Presenting a test post for a possible new series of short analyses, one that will aim to examine those individual scenes in movies that I would place on the highest pedestal. First up:
Jurassic Park – “They’re moving in herds”.
In this scene billionaire geneticist John Hammond (David Attenborough) has invited expert palaeontologists Alan Grant (Sam Neill) and Ellie Sattler (Laura Dern) to visit his new resort, based on an island off the coast of Costa Rica. Joined by eccentric mathematician Ian Malcolm (Jeff Goldblum) and lawyer Donald Gennaro (Martin Ferrero), the group stops on the way to the main building to get their first glimpse at Hammond’s “attractions”.
Many people, if wanting a quote to title this scene with, would go with Hammond’s “Welcome to Jurassic Park”. It’s quite definitive, the music swells as he says it, hell, it’s the “We have a title!” moment. But for me, what actually makes the scene as good as it is isn’t that punctuating statement, but Alan Grant’s final verbal reaction to this first glimpse of a brachiosaurus.
We need to take this production layer by production layer. The CGI may have dated just a little bit, but I can assure that on a big screen it still looks momentous. The acting is fantastic, most notably how everyone’s varying reactions fit perfectly to what we have been presented to far: Hammond being amused, the lawyer thinking about the financial rewards that are possible, the snarky mathematician now being stunned. And the score, well the score. John Williams’ iconic theme tune for the franchise perhaps never sounds more appropriate or majestic than here, and what’s wonderful is also how he slowly builds to that crescendo, letting a softer version play for that very first glimpse.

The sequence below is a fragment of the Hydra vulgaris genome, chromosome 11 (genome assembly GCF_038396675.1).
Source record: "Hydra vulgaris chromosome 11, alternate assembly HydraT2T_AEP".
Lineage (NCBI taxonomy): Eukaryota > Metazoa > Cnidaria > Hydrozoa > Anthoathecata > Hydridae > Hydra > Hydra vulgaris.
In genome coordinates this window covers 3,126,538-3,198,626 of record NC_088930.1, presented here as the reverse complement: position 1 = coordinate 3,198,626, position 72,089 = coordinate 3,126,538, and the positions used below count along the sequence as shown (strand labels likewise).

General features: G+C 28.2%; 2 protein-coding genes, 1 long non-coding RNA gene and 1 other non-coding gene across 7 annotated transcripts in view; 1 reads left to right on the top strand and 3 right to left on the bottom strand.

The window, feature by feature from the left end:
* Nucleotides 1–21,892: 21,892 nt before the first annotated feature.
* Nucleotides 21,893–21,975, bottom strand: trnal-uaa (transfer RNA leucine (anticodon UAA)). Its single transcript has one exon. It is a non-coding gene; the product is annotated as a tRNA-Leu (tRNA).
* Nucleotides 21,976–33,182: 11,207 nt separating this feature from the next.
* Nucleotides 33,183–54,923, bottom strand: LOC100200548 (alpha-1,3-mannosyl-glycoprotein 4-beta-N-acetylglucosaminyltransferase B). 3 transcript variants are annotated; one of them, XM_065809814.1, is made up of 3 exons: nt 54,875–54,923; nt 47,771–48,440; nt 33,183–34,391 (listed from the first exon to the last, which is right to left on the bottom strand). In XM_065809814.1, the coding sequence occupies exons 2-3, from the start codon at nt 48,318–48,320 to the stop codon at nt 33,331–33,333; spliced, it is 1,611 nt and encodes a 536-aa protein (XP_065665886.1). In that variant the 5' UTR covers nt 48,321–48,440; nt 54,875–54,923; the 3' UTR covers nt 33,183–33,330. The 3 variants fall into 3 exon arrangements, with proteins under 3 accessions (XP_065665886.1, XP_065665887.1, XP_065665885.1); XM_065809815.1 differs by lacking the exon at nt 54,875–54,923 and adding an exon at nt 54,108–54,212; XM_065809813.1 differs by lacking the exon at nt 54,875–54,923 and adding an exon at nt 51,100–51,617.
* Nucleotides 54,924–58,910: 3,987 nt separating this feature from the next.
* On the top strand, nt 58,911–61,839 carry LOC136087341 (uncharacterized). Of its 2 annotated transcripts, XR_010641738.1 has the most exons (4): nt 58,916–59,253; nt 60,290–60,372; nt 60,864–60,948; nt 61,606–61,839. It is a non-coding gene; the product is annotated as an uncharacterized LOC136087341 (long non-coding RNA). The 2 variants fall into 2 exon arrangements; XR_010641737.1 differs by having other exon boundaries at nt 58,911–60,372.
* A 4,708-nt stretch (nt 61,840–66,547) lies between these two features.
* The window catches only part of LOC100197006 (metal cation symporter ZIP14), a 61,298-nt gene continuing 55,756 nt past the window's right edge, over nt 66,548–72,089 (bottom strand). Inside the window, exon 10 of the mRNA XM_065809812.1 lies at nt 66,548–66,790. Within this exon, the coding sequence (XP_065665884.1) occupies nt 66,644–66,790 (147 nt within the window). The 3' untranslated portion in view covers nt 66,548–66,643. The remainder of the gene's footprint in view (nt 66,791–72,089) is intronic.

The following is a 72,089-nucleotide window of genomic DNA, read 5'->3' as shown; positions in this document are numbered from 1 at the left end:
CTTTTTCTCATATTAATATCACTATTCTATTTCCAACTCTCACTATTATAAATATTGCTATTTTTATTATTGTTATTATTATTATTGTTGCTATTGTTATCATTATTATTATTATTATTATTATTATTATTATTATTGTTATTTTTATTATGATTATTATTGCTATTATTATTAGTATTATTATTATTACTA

But, in my opinion, it is the script that really makes this far more, and Grant’s lines in particular.
What we have seen of Alan Grant thus far in Jurassic Park is a man who takes his career extremely seriously, to the point that in the first scene he, essentially, decides to terrify a snooty kid rather than simply put up with his put-downs about the long-dead creatures Grant has dedicated his life to understanding. Dinosaurs are more than just a grainy image on a monitor to him, more than some pale bones jutting out of the Arizona badlands, they are a fascination, one that has consumed him for some time.
So when he actually sees a living breathing dinosaur in front of him, his reaction is one of obvious stunned surprise, but also analytical. He and Ellie note that the animal cannot possibly be cold-blooded, and obviously doesn’t need to live in a swamp to support its body weight. He wants to know fast they run.
In a way it’s a method of dealing with the apparent impossible, of turning this sight into a chance to answer questions, questions that have dominated his academic and professional career. But the emotional magnitude of the moment cannot be avoided. Spielberg deftly combines the analytical with the emotional as Grant sits, tears nearly in his eyes, and makes that beautifully simple remark: “They’re moving in herds. They do move in herds”. A hole in Grant’s understanding of his life’s work has been instantly filled, something he never expected, and that is a powerful bit of catharsis.